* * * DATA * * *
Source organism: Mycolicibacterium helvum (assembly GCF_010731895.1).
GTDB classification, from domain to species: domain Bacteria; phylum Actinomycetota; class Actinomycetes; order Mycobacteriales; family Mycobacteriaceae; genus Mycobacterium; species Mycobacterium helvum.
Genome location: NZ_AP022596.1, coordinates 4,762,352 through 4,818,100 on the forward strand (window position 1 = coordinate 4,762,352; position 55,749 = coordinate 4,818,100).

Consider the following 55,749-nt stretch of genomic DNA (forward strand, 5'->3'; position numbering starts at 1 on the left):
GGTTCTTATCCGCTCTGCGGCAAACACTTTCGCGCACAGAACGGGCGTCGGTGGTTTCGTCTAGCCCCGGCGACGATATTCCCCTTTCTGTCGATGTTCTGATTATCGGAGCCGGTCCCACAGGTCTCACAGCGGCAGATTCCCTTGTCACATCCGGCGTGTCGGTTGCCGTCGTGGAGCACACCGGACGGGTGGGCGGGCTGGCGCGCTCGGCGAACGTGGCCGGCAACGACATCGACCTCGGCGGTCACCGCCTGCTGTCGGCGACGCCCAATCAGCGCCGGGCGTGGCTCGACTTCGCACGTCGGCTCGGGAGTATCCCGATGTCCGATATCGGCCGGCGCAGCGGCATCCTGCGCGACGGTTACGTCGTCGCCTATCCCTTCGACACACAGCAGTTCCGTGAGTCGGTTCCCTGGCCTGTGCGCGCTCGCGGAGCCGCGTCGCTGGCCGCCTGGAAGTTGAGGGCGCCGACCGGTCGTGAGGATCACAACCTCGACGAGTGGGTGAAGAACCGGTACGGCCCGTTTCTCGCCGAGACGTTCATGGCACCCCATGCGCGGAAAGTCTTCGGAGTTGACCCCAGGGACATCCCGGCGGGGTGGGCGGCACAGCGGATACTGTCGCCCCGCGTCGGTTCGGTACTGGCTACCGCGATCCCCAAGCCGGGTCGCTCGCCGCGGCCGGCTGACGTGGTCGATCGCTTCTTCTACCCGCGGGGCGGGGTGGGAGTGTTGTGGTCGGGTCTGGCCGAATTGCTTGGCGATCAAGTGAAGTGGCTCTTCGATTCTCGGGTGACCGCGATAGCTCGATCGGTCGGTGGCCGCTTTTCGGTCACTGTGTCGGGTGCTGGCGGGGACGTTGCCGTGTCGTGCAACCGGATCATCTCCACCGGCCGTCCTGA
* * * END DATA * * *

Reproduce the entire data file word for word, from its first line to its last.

Source organism: Mycolicibacterium helvum (assembly GCF_010731895.1).
GTDB classification, from domain to species: domain Bacteria; phylum Actinomycetota; class Actinomycetes; order Mycobacteriales; family Mycobacteriaceae; genus Mycobacterium; species Mycobacterium helvum.
Genome location: NZ_AP022596.1, coordinates 4,762,352 through 4,818,100 on the forward strand (window position 1 = coordinate 4,762,352; position 55,749 = coordinate 4,818,100).

Consider the following 55,749-nt stretch of genomic DNA (forward strand, 5'->3'; position numbering starts at 1 on the left):
GGTTCTTATCCGCTCTGCGGCAAACACTTTCGCGCACAGAACGGGCGTCGGTGGTTTCGTCTAGCCCCGGCGACGATATTCCCCTTTCTGTCGATGTTCTGATTATCGGAGCCGGTCCCACAGGTCTCACAGCGGCAGATTCCCTTGTCACATCCGGCGTGTCGGTTGCCGTCGTGGAGCACACCGGACGGGTGGGCGGGCTGGCGCGCTCGGCGAACGTGGCCGGCAACGACATCGACCTCGGCGGTCACCGCCTGCTGTCGGCGACGCCCAATCAGCGCCGGGCGTGGCTCGACTTCGCACGTCGGCTCGGGAGTATCCCGATGTCCGATATCGGCCGGCGCAGCGGCATCCTGCGCGACGGTTACGTCGTCGCCTATCCCTTCGACACACAGCAGTTCCGTGAGTCGGTTCCCTGGCCTGTGCGCGCTCGCGGAGCCGCGTCGCTGGCCGCCTGGAAGTTGAGGGCGCCGACCGGTCGTGAGGATCACAACCTCGACGAGTGGGTGAAGAACCGGTACGGCCCGTTTCTCGCCGAGACGTTCATGGCACCCCATGCGCGGAAAGTCTTCGGAGTTGACCCCAGGGACATCCCGGCGGGGTGGGCGGCACAGCGGATACTGTCGCCCCGCGTCGGTTCGGTACTGGCTACCGCGATCCCCAAGCCGGGTCGCTCGCCGCGGCCGGCTGACGTGGTCGATCGCTTCTTCTACCCGCGGGGCGGGGTGGGAGTGTTGTGGTCGGGTCTGGCCGAATTGCTTGGCGATCAAGTGAAGTGGCTCTTCGATTCTCGGGTGACCGCGATAGCTCGATCGGTCGGTGGCCGCTTTTCGGTCACTGTGTCGGGTGCTGGCGGGGACGTTGCCGTGTCGTGCAACCGGATCATCTCCACCGGCCGTCCTGA